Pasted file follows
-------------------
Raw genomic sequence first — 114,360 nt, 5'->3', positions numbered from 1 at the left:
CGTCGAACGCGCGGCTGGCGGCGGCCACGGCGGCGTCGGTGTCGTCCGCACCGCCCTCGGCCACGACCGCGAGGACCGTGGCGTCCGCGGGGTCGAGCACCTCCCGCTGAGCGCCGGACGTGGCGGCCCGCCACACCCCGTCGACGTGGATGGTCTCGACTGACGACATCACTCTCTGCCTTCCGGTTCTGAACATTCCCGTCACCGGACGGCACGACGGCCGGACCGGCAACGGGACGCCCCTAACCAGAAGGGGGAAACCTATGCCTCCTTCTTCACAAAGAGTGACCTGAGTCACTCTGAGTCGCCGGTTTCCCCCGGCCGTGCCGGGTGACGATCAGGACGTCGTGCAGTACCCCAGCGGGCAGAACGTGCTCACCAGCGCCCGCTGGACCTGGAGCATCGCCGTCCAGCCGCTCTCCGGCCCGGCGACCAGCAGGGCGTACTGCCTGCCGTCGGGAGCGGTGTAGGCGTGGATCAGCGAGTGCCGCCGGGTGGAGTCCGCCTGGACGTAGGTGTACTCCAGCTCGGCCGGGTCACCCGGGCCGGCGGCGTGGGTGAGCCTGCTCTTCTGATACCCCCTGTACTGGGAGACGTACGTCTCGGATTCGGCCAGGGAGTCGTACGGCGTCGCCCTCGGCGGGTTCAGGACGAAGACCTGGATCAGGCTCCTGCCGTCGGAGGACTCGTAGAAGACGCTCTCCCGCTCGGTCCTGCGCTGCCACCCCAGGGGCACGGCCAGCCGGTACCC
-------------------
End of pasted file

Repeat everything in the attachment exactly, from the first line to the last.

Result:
Raw genomic sequence first — 114,360 nt, 5'->3', positions numbered from 1 at the left:
CGTCGAACGCGCGGCTGGCGGCGGCCACGGCGGCGTCGGTGTCGTCCGCACCGCCCTCGGCCACGACCGCGAGGACCGTGGCGTCCGCGGGGTCGAGCACCTCCCGCTGAGCGCCGGACGTGGCGGCCCGCCACACCCCGTCGACGTGGATGGTCTCGACTGACGACATCACTCTCTGCCTTCCGGTTCTGAACATTCCCGTCACCGGACGGCACGACGGCCGGACCGGCAACGGGACGCCCCTAACCAGAAGGGGGAAACCTATGCCTCCTTCTTCACAAAGAGTGACCTGAGTCACTCTGAGTCGCCGGTTTCCCCCGGCCGTGCCGGGTGACGATCAGGACGTCGTGCAGTACCCCAGCGGGCAGAACGTGCTCACCAGCGCCCGCTGGACCTGGAGCATCGCCGTCCAGCCGCTCTCCGGCCCGGCGACCAGCAGGGCGTACTGCCTGCCGTCGGGAGCGGTGTAGGCGTGGATCAGCGAGTGCCGCCGGGTGGAGTCCGCCTGGACGTAGGTGTACTCCAGCTCGGCCGGGTCACCCGGGCCGGCGGCGTGGGTGAGCCTGCTCTTCTGATACCCCCTGTACTGGGAGACGTACGTCTCGGATTCGGCCAGGGAGTCGTACGGCGTCGCCCTCGGCGGGTTCAGGACGAAGACCTGGATCAGGCTCCTGCCGTCGGAGGACTCGTAGAAGACGCTCTCCCGCTCGGTCCTGCGCTGCCACCCCAGGGGCACGGCCAGCCGGTACCC